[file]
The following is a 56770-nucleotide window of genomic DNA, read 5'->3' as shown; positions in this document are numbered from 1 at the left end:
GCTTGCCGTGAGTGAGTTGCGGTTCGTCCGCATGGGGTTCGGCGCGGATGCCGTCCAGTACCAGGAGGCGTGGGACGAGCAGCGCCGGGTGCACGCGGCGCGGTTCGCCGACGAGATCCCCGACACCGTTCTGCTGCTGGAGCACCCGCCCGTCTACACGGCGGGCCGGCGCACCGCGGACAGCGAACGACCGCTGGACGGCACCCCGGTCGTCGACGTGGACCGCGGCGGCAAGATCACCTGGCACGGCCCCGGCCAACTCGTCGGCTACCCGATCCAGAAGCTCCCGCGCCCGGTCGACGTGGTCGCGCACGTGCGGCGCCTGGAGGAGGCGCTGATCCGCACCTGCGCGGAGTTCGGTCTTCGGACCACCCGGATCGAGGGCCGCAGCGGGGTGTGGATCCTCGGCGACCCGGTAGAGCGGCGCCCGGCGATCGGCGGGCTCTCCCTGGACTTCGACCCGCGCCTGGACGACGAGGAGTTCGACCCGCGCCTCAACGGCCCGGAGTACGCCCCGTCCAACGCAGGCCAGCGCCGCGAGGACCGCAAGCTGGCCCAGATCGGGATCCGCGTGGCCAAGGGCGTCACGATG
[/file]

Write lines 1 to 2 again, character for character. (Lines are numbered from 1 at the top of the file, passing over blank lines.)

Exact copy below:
The following is a 56770-nucleotide window of genomic DNA, read 5'->3' as shown; positions in this document are numbered from 1 at the left end:
GCTTGCCGTGAGTGAGTTGCGGTTCGTCCGCATGGGGTTCGGCGCGGATGCCGTCCAGTACCAGGAGGCGTGGGACGAGCAGCGCCGGGTGCACGCGGCGCGGTTCGCCGACGAGATCCCCGACACCGTTCTGCTGCTGGAGCACCCGCCCGTCTACACGGCGGGCCGGCGCACCGCGGACAGCGAACGACCGCTGGACGGCACCCCGGTCGTCGACGTGGACCGCGGCGGCAAGATCACCTGGCACGGCCCCGGCCAACTCGTCGGCTACCCGATCCAGAAGCTCCCGCGCCCGGTCGACGTGGTCGCGCACGTGCGGCGCCTGGAGGAGGCGCTGATCCGCACCTGCGCGGAGTTCGGTCTTCGGACCACCCGGATCGAGGGCCGCAGCGGGGTGTGGATCCTCGGCGACCCGGTAGAGCGGCGCCCGGCGATCGGCGGGCTCTCCCTGGACTTCGACCCGCGCCTGGACGACGAGGAGTTCGACCCGCGCCTCAACGGCCCGGAGTACGCCCCGTCCAACGCAGGCCAGCGCCGCGAGGACCGCAAGCTGGCCCAGATCGGGATCCGCGTGGCCAAGGGCGTCACGATG